Origin of setting

Middle English word dating back to 1325–75; see origin at set, -ing1
Related formsnon·set·ting, adjectiveun·set·ting, adjective

Synonyms for setting

2. See environment. Unabridged Based on the Random House Unabridged Dictionary, © Random House, Inc. 2019

Examples from the Web for unsetting

Historical Examples of unsetting

  • Sometimes it has burned so brightly, it has been my morning and evening star, my rising, but unsetting sun.

    Ernest Linwood

    Caroline Lee Hentz

British Dictionary definitions for unsetting



the surroundings in which something is set; scene
the scenery, properties, or background, used to create the location for a stage play, film, etc
music a composition consisting of a certain text and music provided or arranged for it
the metal mounting and surround of a gemdiamonds in an antique gold setting
the tableware, cutlery, etc, for a single place at table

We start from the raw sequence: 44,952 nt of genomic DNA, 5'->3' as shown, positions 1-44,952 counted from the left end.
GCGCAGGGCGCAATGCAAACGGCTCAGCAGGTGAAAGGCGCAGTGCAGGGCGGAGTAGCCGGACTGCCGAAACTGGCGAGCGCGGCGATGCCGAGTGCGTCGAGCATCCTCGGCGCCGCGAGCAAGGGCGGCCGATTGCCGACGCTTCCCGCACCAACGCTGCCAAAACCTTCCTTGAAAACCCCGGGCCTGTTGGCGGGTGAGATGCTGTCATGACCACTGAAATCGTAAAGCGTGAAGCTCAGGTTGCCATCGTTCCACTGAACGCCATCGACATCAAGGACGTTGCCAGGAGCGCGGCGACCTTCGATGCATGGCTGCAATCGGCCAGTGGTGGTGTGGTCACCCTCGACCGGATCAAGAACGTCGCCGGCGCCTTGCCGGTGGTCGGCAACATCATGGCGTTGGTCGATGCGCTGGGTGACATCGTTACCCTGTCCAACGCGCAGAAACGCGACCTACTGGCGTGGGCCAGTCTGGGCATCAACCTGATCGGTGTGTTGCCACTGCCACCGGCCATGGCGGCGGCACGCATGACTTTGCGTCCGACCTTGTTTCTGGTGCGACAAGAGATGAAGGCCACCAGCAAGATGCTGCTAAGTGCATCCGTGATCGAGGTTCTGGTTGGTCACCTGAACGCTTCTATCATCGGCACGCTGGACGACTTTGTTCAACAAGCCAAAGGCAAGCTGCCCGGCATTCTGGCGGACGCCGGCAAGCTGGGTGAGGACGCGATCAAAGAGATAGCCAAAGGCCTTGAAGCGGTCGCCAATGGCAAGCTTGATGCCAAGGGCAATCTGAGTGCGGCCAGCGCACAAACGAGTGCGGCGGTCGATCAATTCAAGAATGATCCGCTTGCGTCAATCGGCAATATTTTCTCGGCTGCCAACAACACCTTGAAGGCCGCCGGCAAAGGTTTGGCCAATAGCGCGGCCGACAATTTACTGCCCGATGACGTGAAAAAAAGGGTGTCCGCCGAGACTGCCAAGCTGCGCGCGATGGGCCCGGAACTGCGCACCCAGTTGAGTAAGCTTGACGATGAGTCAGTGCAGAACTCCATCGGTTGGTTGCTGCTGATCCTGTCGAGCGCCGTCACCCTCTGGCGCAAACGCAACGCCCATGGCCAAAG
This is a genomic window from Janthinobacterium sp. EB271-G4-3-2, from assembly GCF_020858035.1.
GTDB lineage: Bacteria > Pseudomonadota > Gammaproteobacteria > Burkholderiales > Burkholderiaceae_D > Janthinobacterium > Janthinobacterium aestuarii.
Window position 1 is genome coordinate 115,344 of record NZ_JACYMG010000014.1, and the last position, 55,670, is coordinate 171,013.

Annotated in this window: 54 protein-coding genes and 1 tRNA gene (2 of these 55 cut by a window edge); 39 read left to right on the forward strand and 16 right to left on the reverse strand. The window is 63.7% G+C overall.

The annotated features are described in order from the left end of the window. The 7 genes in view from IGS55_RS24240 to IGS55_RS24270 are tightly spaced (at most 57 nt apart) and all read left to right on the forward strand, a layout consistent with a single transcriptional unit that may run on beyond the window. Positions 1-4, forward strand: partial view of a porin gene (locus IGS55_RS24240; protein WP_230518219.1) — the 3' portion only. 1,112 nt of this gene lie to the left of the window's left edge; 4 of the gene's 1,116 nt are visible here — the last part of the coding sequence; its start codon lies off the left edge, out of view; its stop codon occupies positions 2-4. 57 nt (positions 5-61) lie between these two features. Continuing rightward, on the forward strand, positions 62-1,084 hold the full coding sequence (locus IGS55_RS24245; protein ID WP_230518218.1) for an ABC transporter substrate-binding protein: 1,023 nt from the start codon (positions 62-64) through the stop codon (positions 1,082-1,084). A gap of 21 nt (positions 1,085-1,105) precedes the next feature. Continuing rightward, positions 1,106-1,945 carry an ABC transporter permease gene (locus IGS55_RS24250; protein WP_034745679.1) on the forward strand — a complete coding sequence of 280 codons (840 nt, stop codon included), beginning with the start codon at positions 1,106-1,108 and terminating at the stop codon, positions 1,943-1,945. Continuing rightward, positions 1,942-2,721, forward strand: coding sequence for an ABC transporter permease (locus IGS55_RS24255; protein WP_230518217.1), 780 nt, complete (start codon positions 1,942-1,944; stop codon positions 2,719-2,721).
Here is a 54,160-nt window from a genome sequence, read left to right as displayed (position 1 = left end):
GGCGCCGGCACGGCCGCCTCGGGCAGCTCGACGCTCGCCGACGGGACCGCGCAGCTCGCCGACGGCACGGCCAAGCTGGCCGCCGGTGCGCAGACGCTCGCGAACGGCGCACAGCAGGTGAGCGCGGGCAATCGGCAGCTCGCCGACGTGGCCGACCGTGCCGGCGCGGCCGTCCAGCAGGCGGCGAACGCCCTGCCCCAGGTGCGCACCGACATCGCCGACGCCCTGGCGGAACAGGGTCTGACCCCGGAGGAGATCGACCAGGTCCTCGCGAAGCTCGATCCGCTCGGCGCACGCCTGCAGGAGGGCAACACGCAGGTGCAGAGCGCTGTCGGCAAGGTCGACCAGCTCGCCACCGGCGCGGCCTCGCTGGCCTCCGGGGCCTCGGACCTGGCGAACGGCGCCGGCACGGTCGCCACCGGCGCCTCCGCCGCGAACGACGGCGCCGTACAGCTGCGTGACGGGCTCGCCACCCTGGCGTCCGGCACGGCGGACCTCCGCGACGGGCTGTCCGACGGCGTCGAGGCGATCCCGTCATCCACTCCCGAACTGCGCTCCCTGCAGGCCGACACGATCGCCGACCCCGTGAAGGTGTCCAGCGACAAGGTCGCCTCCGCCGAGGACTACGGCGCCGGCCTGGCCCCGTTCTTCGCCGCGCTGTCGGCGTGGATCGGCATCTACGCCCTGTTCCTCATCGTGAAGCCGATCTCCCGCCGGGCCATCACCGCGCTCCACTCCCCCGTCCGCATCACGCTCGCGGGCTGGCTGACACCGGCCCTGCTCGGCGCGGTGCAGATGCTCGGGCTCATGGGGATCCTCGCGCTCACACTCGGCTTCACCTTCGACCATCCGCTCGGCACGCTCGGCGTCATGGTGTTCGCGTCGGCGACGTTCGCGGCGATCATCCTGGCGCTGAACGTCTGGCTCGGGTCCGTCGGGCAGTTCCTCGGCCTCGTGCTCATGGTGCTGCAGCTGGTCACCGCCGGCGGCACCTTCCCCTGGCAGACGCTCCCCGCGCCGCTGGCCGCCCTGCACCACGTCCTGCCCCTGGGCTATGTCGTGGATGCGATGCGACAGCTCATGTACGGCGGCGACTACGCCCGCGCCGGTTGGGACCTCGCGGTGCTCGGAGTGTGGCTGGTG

any of a series of points on a scale or dial that can be selected to control the level as of temperature, speed, etc, at which a machine functions
a clutch of eggs in a bird's nest, esp a clutch of hen's eggs
Collins English Dictionary - Complete & Unabridged 2012 Digital Edition © William Collins Sons & Co. Ltd. 1979, 1986 © HarperCollins Publishers 1998, 2000, 2003, 2005, 2006, 2007, 2009, 2012

Word Origin and History for unsetting



late 14c., "fact or action of setting (something), putting, placing, planting," verbal noun from set (v.).

Meaning "place, location, site" is late 14c. Surgical sense, with reference to broken bones, etc., is from early 15c. In reference to heavenly bodies, from c.1400. Also in Middle English "act of creation; thing created" (c.1400). In reference to mounts for jewels, etc. from 1815; meaning "background, history, environment" is attested from 1841.

Online Etymology Dictionary, © 2010 Douglas Harper